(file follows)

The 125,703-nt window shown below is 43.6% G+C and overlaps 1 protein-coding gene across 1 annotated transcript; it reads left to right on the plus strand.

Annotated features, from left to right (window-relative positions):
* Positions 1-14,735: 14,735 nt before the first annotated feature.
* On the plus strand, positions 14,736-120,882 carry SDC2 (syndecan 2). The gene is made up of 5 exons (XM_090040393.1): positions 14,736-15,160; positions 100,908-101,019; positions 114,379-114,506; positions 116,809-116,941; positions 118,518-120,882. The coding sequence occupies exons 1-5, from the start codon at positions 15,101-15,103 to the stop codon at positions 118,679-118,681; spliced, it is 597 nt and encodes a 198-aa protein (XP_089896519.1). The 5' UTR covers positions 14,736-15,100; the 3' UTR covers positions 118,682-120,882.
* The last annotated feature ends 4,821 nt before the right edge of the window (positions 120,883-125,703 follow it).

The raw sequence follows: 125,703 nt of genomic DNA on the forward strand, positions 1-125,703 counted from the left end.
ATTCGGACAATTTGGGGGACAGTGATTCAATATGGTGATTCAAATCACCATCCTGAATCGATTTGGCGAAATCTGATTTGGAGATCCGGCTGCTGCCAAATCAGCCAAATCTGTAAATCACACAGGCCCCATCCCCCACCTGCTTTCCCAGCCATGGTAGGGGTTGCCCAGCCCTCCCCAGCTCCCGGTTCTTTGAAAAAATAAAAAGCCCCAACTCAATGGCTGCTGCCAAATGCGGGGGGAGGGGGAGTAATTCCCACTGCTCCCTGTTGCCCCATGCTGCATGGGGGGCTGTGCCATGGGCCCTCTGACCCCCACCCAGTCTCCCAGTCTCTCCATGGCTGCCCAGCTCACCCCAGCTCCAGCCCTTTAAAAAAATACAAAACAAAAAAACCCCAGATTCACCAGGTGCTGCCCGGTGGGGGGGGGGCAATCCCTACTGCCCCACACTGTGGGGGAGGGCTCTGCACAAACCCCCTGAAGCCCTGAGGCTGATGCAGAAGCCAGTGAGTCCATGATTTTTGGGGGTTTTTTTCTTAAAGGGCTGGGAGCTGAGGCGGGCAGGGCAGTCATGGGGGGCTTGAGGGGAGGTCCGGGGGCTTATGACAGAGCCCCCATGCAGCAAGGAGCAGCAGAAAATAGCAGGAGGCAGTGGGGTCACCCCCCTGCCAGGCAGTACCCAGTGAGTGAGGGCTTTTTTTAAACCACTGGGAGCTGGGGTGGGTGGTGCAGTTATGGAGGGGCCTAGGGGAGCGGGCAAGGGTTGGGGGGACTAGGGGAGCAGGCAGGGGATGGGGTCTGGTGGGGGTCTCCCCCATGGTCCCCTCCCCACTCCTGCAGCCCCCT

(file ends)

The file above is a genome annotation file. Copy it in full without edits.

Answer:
The 125,703-nt window shown below is 43.6% G+C and overlaps 1 protein-coding gene across 1 annotated transcript; it reads left to right on the plus strand.

Annotated features, from left to right (window-relative positions):
* Positions 1-14,735: 14,735 nt before the first annotated feature.
* On the plus strand, positions 14,736-120,882 carry SDC2 (syndecan 2). The gene is made up of 5 exons (XM_090040393.1): positions 14,736-15,160; positions 100,908-101,019; positions 114,379-114,506; positions 116,809-116,941; positions 118,518-120,882. The coding sequence occupies exons 1-5, from the start codon at positions 15,101-15,103 to the stop codon at positions 118,679-118,681; spliced, it is 597 nt and encodes a 198-aa protein (XP_089896519.1). The 5' UTR covers positions 14,736-15,100; the 3' UTR covers positions 118,682-120,882.
* The last annotated feature ends 4,821 nt before the right edge of the window (positions 120,883-125,703 follow it).

The raw sequence follows: 125,703 nt of genomic DNA on the forward strand, positions 1-125,703 counted from the left end.
ATTCGGACAATTTGGGGGACAGTGATTCAATATGGTGATTCAAATCACCATCCTGAATCGATTTGGCGAAATCTGATTTGGAGATCCGGCTGCTGCCAAATCAGCCAAATCTGTAAATCACACAGGCCCCATCCCCCACCTGCTTTCCCAGCCATGGTAGGGGTTGCCCAGCCCTCCCCAGCTCCCGGTTCTTTGAAAAAATAAAAAGCCCCAACTCAATGGCTGCTGCCAAATGCGGGGGGAGGGGGAGTAATTCCCACTGCTCCCTGTTGCCCCATGCTGCATGGGGGGCTGTGCCATGGGCCCTCTGACCCCCACCCAGTCTCCCAGTCTCTCCATGGCTGCCCAGCTCACCCCAGCTCCAGCCCTTTAAAAAAATACAAAACAAAAAAACCCCAGATTCACCAGGTGCTGCCCGGTGGGGGGGGGGCAATCCCTACTGCCCCACACTGTGGGGGAGGGCTCTGCACAAACCCCCTGAAGCCCTGAGGCTGATGCAGAAGCCAGTGAGTCCATGATTTTTGGGGGTTTTTTTCTTAAAGGGCTGGGAGCTGAGGCGGGCAGGGCAGTCATGGGGGGCTTGAGGGGAGGTCCGGGGGCTTATGACAGAGCCCCCATGCAGCAAGGAGCAGCAGAAAATAGCAGGAGGCAGTGGGGTCACCCCCCTGCCAGGCAGTACCCAGTGAGTGAGGGCTTTTTTTAAACCACTGGGAGCTGGGGTGGGTGGTGCAGTTATGGAGGGGCCTAGGGGAGCGGGCAAGGGTTGGGGGGACTAGGGGAGCAGGCAGGGGATGGGGTCTGGTGGGGGTCTCCCCCATGGTCCCCTCCCCACTCCTGCAGCCCCCT